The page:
Reported by Jules Levin
EASL - International Liver Congress™, 19-23 April 2017, Amsterdam, the Netherlands
Jaime Bosch,1 Stephen A. Harrison,2 Vlad Ratziu,3 Mitchell L. Shiffman,4 Anna Mae Diehl,5 Stephen Caldwell,6 Don C. Rockey,7 Reem Ghalib,8 Paul Thuluvath,9 Manal F. Abdelmalek,5 Raul Aguilar Schall,10 Catherine Jia,10 Bryan J. McColgan,10 Robert P. Myers,10 G. Mani Subramanian,10 John G. McHutchison,10 Zachary Goodman,11 Nezam H. Afdhal,12 Arun Sanyal13
1Universitat de Barcelona, Barcelona, Spain; 2Pinnacle Clinical Research, San Antonio, TX, USA; 3Hôpital Universitaire Pitié Salpêtrière, Paris, France; 4Liver Institute of Virginia, Richmond, VA, USA; 5Duke Clinical Research Institute, Durham, NC, USA; 6University of Virginia, Charlottesville, VA, USA; 7Medical University of South Carolina, Charleston, SC, USA; 8Texas Clinical Research Institute, Arlington, TX, USA; 9Institute for Digestive Health and Liver Disease, Baltimore, MD, USA; 10Gilead Sciences, Inc., Foster City, CA, USA; 11Inova Fairfax Hospital, Falls Church, VA, USA; 12Beth Israel Deaconess Medical Center, Harvard Medical School, Boston, MA, USA; 13Virginia Commonwealth University, Richmond, VA, USA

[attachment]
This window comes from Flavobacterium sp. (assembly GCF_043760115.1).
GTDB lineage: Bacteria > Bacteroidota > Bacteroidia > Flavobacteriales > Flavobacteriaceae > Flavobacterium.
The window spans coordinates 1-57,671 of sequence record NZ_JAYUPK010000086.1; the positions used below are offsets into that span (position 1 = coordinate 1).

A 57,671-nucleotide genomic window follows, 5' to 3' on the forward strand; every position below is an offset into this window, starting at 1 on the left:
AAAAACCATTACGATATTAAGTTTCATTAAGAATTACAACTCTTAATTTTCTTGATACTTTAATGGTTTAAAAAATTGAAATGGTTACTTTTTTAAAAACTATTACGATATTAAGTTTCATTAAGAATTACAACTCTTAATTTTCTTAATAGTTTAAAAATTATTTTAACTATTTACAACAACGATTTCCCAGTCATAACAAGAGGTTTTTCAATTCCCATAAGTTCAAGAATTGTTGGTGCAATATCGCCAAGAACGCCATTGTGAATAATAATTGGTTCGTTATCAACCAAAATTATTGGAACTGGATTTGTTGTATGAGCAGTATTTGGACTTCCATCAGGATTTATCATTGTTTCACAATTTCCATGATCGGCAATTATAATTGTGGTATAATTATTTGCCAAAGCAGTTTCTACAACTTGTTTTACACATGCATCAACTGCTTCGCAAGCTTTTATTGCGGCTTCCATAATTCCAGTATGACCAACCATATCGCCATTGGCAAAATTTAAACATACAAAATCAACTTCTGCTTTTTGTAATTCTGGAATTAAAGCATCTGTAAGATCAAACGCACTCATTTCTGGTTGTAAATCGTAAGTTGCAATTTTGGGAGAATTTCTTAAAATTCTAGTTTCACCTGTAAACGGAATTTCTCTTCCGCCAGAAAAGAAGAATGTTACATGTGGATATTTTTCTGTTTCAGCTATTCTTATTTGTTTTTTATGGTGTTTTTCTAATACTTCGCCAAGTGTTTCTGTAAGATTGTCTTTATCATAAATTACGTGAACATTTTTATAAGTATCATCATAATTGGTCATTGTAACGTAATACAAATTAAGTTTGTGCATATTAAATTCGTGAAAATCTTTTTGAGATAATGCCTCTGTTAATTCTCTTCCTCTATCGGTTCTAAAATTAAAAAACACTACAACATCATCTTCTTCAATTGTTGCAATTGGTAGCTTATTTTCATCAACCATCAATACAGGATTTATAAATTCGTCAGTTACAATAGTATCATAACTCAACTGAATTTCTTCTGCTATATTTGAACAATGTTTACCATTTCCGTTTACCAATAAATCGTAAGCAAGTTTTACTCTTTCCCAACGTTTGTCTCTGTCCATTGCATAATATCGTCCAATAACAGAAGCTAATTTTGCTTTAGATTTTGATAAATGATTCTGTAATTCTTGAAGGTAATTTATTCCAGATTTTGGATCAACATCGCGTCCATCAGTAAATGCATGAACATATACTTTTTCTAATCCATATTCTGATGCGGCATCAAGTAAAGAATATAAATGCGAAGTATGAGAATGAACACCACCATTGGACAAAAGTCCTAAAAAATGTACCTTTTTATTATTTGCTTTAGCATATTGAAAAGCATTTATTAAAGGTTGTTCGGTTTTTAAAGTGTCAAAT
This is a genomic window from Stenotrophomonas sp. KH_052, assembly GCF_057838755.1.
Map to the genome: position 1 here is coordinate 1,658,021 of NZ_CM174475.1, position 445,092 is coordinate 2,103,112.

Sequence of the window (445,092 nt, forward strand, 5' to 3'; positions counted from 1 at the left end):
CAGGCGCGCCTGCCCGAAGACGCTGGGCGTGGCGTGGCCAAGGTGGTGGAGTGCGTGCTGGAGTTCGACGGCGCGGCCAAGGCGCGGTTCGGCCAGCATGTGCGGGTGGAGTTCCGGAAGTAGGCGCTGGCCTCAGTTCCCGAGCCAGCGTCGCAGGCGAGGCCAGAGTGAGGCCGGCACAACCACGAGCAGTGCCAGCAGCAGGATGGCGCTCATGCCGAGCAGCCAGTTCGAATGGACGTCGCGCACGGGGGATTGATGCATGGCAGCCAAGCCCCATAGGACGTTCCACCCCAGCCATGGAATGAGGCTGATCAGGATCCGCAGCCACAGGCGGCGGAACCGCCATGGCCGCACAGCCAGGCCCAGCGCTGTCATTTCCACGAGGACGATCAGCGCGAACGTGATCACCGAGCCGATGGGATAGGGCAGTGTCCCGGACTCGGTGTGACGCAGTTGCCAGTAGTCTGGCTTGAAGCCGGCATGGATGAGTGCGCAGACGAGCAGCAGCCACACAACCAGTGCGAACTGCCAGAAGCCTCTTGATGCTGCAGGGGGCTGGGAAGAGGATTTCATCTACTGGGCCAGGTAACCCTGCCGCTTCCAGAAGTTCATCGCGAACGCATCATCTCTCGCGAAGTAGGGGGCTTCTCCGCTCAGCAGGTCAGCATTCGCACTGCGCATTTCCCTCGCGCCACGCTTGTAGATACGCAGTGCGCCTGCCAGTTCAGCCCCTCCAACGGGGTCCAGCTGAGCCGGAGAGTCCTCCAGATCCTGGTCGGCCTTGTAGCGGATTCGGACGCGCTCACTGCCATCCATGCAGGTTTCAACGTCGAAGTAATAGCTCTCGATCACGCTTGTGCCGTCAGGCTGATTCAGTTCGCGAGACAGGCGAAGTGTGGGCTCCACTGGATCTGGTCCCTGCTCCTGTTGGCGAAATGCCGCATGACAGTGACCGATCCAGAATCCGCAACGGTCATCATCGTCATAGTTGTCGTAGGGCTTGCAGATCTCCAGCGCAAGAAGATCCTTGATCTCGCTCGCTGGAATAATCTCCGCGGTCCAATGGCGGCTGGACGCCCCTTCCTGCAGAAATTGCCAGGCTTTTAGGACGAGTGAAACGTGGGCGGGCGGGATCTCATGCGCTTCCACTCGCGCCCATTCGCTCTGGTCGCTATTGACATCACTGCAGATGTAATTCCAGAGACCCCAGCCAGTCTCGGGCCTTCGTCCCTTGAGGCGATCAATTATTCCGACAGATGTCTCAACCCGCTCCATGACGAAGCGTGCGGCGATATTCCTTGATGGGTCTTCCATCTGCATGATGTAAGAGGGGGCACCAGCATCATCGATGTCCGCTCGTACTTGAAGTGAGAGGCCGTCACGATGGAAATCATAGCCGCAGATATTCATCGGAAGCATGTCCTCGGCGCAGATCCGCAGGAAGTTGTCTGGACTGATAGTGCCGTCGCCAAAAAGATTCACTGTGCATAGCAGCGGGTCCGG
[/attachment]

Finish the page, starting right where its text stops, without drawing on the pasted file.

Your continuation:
Steatosis (also called fatty change, fatty degeneration, or adipose degeneration) is the process describing the abnormal retention of lipids within a cell. It reflects an impairment of the normal processes of synthesis and elimination of triglyceride fat. Excess lipid accumulates in vesicles that displace the cytoplasm. When the vesicles are large enough to distort the nucleus, the condition is known as macrovesicular steatosis; otherwise, the condition is known as microvesicular steatosis. While not particularly detrimental to the cell in mild cases, large accumulations can disrupt cell constituents, and in severe cases the cell may even burst.
The risk factors associated with steatosis are varied, and include diabetes mellitus,[1][2] protein malnutrition,[3] hypertension[4] cell toxins, obesity,[5] anoxia[6] and sleep apnea.[7][8][9] As the liver is the primary organ of lipid metabolism it is most often associated with steatosis; however, it may occur in any organ, commonly the kidneys, heart, and muscle.[6] https://en.wikipedia.org/wiki/Steatosis